After the Reindeer farm, there was a visit to a traditional village of log huts, of the Finnish Lapps, to see the way they lived and functioned in this wintery wilderness. We were to go on snows mobiles wearing special suits to keep the excessive cold at bay. I was warned of the extreme temperatures we were likely to meet which for the guide and the crew, was obviously a routine affair. Every part of our body was covered in an overhaul of special material accept the face, which also was partially covered with special snow glasses. While the others took a ride behind, on the snow mobiles, I wanted to drive one myself, although I was a little scared of the frozen, but beaten path, which was on the river bank. I learnt that the temperature inside the forest was close to – 40 degrees centigrade. The visit to the Reindeer farm, as well as the ride on a Reindeer sleigh was indeed an experience. We were given golden certificates, in the form of a sleigh driving licence, having successfully accomplished, driving the sleigh with the Reindeer, on the periphery of the farm.

My senior colleagues came back after the visit to the farm, I proceeded deeper into the forest, which by now was, enveloped by the darkness and very thick fog and my only guidance was the tail light of the preceding snow mobile. However my camera crew was behind me and this was reassuring. The experience of lambretta and Bajaj scooters came in handy, but this kind of vehicle was long to come to India and applicable to the higher mountains. It was a sheer joy, although risky for lack of familiarity and experience.

We were not the only visitors, as quite a few visits to Reindeer farms were routine for the guests, which were divided into groups and in the same way, visiting the log huts in a designated area, was a selected tour destination. As a first time visitor, the log huts to me looked interesting, but small in size, the piled up and fixed logs were each some 6 inches in diameter and were dark and blackened by fire smoke. There was a window in the front and a sliding roof and as you enter a door, there was a sizable pit for a cooking fire. It could also be used as a hearth to warm the division of a room behind. At the back of the hut, was a small bathing room and toilet. All pieces of furniture were made of wood which included a narrow table, a bench and a bed. Traditionally, the lighting was by a kerosene lamp and the area outside was almost completely dark, although one could see the light of the other log huts in the vicinity.

The occupant host said that he would cook a very small dinner for me and the camera crew and he put a small pan on the logs, burning inside the pit. He had a long sharp knife in his hand which I could hear swish through the air and suddenly I realised, a piece of some kind of fat falling into the pan. A little salt was sprinkled to this fat which started to melt and with another swish of the knife, I saw that a piece of meat fall into the pan. Since it was dark around, it give us an actual feel of a natural habitat. A look up, it took a moment, to realise that there was a hunted reindeer hanging upside down which, because of the naturally refrigerated atmosphere, was a traditionally long source of food for the Lapps of the vicinity. This was the scene in every log hut in the area. This was by and large their dinner but of course the Finnish people are excellent bread makers and they are good at making multigrain breads which last for a very long time. I had for the first time some reindeer meat to taste.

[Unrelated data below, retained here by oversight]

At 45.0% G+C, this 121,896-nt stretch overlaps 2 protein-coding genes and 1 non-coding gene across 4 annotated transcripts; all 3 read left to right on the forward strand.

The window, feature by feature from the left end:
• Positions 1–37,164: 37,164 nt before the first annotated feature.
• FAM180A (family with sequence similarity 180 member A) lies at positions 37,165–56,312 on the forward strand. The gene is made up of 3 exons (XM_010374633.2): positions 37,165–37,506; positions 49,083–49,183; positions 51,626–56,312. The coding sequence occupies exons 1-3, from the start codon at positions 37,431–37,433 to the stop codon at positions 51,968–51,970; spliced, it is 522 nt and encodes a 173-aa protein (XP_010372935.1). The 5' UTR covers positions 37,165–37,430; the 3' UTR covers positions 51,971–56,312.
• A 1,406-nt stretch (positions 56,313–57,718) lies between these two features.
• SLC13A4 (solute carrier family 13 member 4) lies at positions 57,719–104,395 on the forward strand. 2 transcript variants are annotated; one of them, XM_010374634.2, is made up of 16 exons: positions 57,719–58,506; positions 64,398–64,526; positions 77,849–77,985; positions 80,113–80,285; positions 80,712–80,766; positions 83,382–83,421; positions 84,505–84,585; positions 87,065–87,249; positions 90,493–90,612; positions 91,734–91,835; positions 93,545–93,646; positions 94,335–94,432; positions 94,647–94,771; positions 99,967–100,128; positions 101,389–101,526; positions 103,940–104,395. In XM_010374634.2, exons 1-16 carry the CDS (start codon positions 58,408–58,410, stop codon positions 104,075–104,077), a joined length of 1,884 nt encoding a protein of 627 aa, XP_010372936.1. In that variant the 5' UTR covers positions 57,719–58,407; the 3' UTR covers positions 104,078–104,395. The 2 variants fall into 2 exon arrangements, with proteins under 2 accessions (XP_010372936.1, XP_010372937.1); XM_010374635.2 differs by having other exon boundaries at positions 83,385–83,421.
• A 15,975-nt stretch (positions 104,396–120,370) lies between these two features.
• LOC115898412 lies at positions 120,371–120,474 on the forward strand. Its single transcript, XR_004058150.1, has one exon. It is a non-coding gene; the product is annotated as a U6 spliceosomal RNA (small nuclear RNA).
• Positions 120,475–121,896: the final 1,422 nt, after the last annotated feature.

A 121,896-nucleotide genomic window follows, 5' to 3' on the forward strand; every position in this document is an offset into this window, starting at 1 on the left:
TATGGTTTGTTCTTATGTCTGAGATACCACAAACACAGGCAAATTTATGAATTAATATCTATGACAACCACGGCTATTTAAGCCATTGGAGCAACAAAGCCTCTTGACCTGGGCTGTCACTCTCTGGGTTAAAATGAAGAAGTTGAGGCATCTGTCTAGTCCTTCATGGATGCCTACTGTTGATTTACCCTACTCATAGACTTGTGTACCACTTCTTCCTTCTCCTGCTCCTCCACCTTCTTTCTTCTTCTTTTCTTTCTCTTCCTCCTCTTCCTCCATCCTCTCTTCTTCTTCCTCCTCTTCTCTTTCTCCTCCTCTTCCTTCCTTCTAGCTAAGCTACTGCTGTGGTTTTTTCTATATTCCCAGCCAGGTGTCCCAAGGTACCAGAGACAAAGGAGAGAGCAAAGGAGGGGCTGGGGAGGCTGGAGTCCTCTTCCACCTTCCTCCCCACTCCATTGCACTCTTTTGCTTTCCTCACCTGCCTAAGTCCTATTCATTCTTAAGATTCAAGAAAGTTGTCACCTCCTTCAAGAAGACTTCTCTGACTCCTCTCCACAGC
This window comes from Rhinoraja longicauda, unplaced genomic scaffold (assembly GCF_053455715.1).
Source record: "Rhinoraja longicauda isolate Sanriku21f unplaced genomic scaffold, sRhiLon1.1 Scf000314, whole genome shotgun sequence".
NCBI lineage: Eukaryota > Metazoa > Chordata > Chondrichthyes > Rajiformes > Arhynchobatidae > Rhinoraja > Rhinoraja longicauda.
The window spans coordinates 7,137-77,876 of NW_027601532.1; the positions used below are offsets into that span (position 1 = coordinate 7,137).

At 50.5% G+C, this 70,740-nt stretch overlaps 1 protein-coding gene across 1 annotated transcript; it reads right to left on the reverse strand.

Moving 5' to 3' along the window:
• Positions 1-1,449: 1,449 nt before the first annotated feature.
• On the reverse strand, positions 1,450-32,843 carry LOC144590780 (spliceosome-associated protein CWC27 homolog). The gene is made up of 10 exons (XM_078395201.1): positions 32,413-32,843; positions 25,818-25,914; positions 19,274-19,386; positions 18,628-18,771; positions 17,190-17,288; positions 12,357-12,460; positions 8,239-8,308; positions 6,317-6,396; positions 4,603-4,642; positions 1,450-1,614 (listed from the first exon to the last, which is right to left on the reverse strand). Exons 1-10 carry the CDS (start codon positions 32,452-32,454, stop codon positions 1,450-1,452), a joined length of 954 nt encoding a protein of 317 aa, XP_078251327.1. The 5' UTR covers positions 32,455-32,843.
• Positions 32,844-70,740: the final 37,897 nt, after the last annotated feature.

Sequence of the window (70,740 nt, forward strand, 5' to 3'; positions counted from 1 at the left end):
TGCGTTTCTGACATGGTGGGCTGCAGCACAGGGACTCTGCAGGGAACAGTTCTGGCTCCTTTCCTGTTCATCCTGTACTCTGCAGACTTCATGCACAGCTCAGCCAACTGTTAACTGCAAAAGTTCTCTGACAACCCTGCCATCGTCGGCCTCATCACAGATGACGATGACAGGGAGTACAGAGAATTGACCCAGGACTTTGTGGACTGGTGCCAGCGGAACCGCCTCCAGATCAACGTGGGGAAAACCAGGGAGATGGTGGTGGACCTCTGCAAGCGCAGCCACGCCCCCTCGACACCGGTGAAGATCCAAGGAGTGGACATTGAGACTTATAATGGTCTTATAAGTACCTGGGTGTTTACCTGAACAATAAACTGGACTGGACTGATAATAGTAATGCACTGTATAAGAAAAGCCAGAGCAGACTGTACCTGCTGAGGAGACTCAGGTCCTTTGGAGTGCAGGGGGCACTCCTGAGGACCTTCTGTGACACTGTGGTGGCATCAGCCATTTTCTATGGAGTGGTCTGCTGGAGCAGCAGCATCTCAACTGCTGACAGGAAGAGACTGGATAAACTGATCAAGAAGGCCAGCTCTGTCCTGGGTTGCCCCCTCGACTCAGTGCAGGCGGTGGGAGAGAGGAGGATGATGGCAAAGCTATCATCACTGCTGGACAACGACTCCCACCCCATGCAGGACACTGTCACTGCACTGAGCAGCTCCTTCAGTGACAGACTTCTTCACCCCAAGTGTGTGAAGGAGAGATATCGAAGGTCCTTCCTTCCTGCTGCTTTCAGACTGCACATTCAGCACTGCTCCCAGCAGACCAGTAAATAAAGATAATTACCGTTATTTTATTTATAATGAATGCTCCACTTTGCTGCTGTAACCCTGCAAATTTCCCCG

Back at the hotel there was a lot of activity as this was the flag off area for the annual car race in Rovaniemi.

Arctic Rally, currently Arctic Lapland Rally and also known as Tunturiralli, is an annual rally competition held on ice and snow covered roads, in Rovaniemi and this event has been organized continuously since 1966. We became part of the enthusiastic and fun loving participants and the towns inhabitants who had gathered outside along the roads to witness this event. The snow and bitter cold was an enabler, not a handicap, for the people of the region. The shops windows were beautifully decorated, aligned with the spirit of Christmas, with the latest in winter wear. Despite the snow and sludge, everything else looked spick and span.

Last but not least, in the town of Santa Claus, was the look for the Aurora Borealis, the Northern Lights, which are visible some 150 nights a year in Finnish Lapland.

In Rovaniemi, the spell binding astral show can be witnessed in and around the city from late August until early April.

Successfully catching the magical phenomenon, requires clear and dark skies and a viewing spot not affected by light pollution, like street lights and neon signs. In Rovaniemi, you don’t have to walk far from the city centre to find a good spot, and really strong Auroras can be seen even with interference from artificial light.

Being there, the feel was enchanting and privileged s, as not many get the chance, to cross into the magical Arctic Circle.